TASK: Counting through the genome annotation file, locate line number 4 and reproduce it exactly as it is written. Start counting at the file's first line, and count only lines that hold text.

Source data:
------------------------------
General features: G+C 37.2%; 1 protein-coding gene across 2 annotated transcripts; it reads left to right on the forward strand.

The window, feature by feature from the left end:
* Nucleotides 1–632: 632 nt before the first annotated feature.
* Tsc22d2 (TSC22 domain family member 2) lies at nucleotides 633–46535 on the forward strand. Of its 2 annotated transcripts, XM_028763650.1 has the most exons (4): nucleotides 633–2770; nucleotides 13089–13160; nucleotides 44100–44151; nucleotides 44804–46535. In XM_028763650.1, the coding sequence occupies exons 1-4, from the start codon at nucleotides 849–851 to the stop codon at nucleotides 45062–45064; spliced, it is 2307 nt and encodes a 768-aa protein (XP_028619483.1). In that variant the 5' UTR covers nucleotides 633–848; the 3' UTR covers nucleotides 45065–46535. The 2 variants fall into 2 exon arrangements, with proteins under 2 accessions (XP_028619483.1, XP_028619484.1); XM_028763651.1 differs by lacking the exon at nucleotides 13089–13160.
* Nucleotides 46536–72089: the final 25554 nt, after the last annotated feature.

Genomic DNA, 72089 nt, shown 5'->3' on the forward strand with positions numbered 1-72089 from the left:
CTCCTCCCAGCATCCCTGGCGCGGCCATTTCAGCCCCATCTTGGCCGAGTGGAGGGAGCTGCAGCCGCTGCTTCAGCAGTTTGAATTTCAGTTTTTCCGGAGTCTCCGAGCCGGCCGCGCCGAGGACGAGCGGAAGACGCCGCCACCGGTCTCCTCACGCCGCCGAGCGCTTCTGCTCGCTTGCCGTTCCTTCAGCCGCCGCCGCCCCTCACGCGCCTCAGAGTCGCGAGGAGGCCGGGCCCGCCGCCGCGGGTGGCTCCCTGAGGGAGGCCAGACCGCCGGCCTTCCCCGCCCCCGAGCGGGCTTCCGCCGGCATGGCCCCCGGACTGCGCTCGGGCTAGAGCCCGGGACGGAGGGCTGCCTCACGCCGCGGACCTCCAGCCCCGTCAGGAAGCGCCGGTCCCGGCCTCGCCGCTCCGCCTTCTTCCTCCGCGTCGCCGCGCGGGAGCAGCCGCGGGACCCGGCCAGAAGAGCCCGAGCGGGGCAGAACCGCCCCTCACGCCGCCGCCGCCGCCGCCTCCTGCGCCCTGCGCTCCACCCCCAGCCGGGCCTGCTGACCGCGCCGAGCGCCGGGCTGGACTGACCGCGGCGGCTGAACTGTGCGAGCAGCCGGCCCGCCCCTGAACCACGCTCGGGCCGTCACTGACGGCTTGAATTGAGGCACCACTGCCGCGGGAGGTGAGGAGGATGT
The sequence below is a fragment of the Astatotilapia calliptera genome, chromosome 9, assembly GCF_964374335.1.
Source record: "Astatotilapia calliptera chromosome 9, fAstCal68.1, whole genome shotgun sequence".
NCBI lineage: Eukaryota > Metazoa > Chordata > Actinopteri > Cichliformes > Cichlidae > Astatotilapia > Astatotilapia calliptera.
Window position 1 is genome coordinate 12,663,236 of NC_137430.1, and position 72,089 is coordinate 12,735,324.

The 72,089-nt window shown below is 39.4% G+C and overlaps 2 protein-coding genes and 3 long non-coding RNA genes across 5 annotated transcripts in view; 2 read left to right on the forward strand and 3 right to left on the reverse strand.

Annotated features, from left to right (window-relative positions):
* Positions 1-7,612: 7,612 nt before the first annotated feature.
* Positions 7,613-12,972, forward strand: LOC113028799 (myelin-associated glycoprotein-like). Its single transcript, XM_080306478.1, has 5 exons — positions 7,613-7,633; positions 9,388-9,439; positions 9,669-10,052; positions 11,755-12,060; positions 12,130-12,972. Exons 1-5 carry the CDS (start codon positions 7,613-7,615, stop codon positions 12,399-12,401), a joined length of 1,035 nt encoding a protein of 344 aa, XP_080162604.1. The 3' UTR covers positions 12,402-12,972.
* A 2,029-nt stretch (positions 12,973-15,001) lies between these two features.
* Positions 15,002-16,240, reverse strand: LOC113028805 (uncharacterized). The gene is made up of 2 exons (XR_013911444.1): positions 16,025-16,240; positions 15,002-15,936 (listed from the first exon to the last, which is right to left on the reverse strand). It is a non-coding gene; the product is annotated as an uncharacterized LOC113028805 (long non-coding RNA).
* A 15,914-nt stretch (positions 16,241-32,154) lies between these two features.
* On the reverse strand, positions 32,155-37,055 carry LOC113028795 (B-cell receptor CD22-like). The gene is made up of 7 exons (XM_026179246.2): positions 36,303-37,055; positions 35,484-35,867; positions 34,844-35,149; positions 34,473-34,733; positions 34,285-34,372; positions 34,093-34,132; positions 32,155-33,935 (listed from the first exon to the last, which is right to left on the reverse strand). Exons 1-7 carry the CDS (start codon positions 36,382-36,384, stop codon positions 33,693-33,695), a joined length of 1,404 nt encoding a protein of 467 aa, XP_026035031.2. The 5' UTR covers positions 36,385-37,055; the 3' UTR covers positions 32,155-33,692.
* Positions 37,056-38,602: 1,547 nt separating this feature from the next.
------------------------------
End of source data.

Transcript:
* Tsc22d2 (TSC22 domain family member 2) lies at nucleotides 633–46535 on the forward strand. Of its 2 annotated transcripts, XM_028763650.1 has the most exons (4): nucleotides 633–2770; nucleotides 13089–13160; nucleotides 44100–44151; nucleotides 44804–46535. In XM_028763650.1, the coding sequence occupies exons 1-4, from the start codon at nucleotides 849–851 to the stop codon at nucleotides 45062–45064; spliced, it is 2307 nt and encodes a 768-aa protein (XP_028619483.1). In that variant the 5' UTR covers nucleotides 633–848; the 3' UTR covers nucleotides 45065–46535. The 2 variants fall into 2 exon arrangements, with proteins under 2 accessions (XP_028619483.1, XP_028619484.1); XM_028763651.1 differs by lacking the exon at nucleotides 13089–13160.